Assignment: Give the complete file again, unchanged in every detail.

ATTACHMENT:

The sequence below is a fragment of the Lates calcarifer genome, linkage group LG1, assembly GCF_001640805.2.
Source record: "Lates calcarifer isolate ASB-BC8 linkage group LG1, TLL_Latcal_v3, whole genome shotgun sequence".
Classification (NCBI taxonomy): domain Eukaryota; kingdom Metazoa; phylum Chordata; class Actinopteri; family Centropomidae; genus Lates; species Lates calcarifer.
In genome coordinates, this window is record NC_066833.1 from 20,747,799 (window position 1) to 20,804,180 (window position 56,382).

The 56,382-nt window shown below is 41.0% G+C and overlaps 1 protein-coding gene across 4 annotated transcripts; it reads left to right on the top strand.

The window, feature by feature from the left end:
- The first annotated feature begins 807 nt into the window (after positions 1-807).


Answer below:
The sequence below is a fragment of the Lates calcarifer genome, linkage group LG1, assembly GCF_001640805.2.
Source record: "Lates calcarifer isolate ASB-BC8 linkage group LG1, TLL_Latcal_v3, whole genome shotgun sequence".
Classification (NCBI taxonomy): domain Eukaryota; kingdom Metazoa; phylum Chordata; class Actinopteri; family Centropomidae; genus Lates; species Lates calcarifer.
In genome coordinates, this window is record NC_066833.1 from 20,747,799 (window position 1) to 20,804,180 (window position 56,382).

The 56,382-nt window shown below is 41.0% G+C and overlaps 1 protein-coding gene across 4 annotated transcripts; it reads left to right on the top strand.

The window, feature by feature from the left end:
- The first annotated feature begins 807 nt into the window (after positions 1-807).